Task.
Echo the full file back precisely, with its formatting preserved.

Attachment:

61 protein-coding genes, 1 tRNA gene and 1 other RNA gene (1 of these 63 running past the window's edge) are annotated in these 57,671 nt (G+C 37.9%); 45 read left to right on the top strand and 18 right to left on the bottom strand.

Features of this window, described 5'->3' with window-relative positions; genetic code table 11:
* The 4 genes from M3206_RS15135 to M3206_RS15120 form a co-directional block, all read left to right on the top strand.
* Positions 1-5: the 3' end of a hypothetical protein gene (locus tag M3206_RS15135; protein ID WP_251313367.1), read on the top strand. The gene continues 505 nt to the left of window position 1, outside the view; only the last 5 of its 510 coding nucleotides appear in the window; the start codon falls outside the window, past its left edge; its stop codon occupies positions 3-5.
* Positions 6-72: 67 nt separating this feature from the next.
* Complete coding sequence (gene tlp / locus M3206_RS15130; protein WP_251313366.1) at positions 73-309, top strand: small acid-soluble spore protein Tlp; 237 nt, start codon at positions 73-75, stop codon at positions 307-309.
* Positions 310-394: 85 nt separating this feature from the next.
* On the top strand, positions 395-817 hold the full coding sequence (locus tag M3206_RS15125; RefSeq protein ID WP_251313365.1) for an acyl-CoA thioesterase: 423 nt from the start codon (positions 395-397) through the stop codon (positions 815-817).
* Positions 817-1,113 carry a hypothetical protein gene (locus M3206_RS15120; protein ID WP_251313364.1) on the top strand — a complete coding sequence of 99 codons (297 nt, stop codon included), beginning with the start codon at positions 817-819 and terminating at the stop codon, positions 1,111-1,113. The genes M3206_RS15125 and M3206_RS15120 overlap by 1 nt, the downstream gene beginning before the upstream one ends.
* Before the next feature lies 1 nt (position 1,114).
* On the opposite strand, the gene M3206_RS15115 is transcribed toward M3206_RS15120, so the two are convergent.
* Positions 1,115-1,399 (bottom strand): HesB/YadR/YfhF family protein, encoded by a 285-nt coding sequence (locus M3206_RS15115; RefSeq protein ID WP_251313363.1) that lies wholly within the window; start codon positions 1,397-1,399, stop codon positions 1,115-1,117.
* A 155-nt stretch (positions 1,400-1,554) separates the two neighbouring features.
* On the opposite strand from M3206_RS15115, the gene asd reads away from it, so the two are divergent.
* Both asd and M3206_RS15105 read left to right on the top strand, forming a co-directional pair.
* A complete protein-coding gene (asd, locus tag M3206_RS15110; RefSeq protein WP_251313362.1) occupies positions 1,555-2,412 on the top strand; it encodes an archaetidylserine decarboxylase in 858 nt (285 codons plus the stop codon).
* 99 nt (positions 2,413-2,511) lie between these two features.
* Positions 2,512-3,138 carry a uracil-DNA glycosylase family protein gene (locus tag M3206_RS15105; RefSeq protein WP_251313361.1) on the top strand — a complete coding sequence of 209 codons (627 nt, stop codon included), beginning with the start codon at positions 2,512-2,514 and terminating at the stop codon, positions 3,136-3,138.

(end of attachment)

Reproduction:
61 protein-coding genes, 1 tRNA gene and 1 other RNA gene (1 of these 63 running past the window's edge) are annotated in these 57,671 nt (G+C 37.9%); 45 read left to right on the top strand and 18 right to left on the bottom strand.

Features of this window, described 5'->3' with window-relative positions; genetic code table 11:
* The 4 genes from M3206_RS15135 to M3206_RS15120 form a co-directional block, all read left to right on the top strand.
* Positions 1-5: the 3' end of a hypothetical protein gene (locus tag M3206_RS15135; protein ID WP_251313367.1), read on the top strand. The gene continues 505 nt to the left of window position 1, outside the view; only the last 5 of its 510 coding nucleotides appear in the window; the start codon falls outside the window, past its left edge; its stop codon occupies positions 3-5.
* Positions 6-72: 67 nt separating this feature from the next.
* Complete coding sequence (gene tlp / locus M3206_RS15130; protein WP_251313366.1) at positions 73-309, top strand: small acid-soluble spore protein Tlp; 237 nt, start codon at positions 73-75, stop codon at positions 307-309.
* Positions 310-394: 85 nt separating this feature from the next.
* On the top strand, positions 395-817 hold the full coding sequence (locus tag M3206_RS15125; RefSeq protein ID WP_251313365.1) for an acyl-CoA thioesterase: 423 nt from the start codon (positions 395-397) through the stop codon (positions 815-817).
* Positions 817-1,113 carry a hypothetical protein gene (locus M3206_RS15120; protein ID WP_251313364.1) on the top strand — a complete coding sequence of 99 codons (297 nt, stop codon included), beginning with the start codon at positions 817-819 and terminating at the stop codon, positions 1,111-1,113. The genes M3206_RS15125 and M3206_RS15120 overlap by 1 nt, the downstream gene beginning before the upstream one ends.
* Before the next feature lies 1 nt (position 1,114).
* On the opposite strand, the gene M3206_RS15115 is transcribed toward M3206_RS15120, so the two are convergent.
* Positions 1,115-1,399 (bottom strand): HesB/YadR/YfhF family protein, encoded by a 285-nt coding sequence (locus M3206_RS15115; RefSeq protein ID WP_251313363.1) that lies wholly within the window; start codon positions 1,397-1,399, stop codon positions 1,115-1,117.
* A 155-nt stretch (positions 1,400-1,554) separates the two neighbouring features.
* On the opposite strand from M3206_RS15115, the gene asd reads away from it, so the two are divergent.
* Both asd and M3206_RS15105 read left to right on the top strand, forming a co-directional pair.
* A complete protein-coding gene (asd, locus tag M3206_RS15110; RefSeq protein WP_251313362.1) occupies positions 1,555-2,412 on the top strand; it encodes an archaetidylserine decarboxylase in 858 nt (285 codons plus the stop codon).
* 99 nt (positions 2,413-2,511) lie between these two features.
* Positions 2,512-3,138 carry a uracil-DNA glycosylase family protein gene (locus tag M3206_RS15105; RefSeq protein WP_251313361.1) on the top strand — a complete coding sequence of 209 codons (627 nt, stop codon included), beginning with the start codon at positions 2,512-2,514 and terminating at the stop codon, positions 3,136-3,138.